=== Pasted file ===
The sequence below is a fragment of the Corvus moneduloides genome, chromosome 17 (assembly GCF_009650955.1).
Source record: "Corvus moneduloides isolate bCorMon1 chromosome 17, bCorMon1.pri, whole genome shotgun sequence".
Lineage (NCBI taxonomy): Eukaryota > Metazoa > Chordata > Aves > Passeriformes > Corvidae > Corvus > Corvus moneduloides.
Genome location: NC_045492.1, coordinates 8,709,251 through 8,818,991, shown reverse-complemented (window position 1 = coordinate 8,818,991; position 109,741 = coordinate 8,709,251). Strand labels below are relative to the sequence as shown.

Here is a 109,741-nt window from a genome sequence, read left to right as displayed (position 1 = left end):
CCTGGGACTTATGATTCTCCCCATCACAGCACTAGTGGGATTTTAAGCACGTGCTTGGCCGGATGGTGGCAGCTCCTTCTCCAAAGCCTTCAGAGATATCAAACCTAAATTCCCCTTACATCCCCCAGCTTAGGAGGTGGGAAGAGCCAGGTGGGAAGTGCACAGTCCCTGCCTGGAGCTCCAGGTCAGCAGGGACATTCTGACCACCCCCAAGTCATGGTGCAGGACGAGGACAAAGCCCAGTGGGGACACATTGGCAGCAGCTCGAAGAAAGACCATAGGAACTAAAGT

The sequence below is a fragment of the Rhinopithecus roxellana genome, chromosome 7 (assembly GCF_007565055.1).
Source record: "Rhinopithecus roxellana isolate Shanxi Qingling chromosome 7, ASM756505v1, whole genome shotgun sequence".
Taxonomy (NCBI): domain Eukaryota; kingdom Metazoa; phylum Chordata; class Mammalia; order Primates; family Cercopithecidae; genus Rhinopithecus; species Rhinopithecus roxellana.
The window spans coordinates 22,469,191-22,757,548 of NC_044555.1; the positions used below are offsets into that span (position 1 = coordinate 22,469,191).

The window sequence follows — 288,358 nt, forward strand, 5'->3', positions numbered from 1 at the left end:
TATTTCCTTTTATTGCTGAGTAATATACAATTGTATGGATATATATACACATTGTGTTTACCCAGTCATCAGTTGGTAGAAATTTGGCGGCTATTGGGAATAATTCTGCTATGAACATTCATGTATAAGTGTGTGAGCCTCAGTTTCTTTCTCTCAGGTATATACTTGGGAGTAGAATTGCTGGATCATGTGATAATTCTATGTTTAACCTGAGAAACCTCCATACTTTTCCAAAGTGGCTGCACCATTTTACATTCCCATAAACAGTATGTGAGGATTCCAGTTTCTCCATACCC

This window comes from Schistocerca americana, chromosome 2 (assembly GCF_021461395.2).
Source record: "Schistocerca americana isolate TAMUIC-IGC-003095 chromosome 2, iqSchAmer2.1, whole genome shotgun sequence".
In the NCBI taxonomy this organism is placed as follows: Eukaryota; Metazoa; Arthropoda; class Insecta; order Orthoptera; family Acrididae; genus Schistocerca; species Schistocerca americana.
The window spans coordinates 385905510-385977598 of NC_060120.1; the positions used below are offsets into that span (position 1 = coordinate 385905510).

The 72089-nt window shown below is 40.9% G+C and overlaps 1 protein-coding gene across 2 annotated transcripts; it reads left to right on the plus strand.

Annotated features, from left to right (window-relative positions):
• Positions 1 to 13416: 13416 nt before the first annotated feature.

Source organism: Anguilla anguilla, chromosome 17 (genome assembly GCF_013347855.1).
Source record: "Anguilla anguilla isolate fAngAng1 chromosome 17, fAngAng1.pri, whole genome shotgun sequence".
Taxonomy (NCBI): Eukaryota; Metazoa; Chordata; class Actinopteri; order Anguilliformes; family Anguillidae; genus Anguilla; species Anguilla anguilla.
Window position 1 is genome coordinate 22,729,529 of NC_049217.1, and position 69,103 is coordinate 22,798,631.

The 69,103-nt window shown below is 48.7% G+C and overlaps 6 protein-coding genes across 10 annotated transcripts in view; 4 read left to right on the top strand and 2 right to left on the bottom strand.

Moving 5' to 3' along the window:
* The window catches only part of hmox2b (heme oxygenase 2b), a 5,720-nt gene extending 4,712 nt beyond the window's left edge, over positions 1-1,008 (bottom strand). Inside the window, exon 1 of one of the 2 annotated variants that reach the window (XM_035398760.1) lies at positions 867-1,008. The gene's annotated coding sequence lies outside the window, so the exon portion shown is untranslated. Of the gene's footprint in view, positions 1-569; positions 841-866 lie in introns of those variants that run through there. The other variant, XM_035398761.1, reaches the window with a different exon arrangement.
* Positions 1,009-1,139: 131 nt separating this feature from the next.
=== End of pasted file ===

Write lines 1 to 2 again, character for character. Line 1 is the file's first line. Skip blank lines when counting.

The sequence below is a fragment of the Corvus moneduloides genome, chromosome 17 (assembly GCF_009650955.1).
Source record: "Corvus moneduloides isolate bCorMon1 chromosome 17, bCorMon1.pri, whole genome shotgun sequence".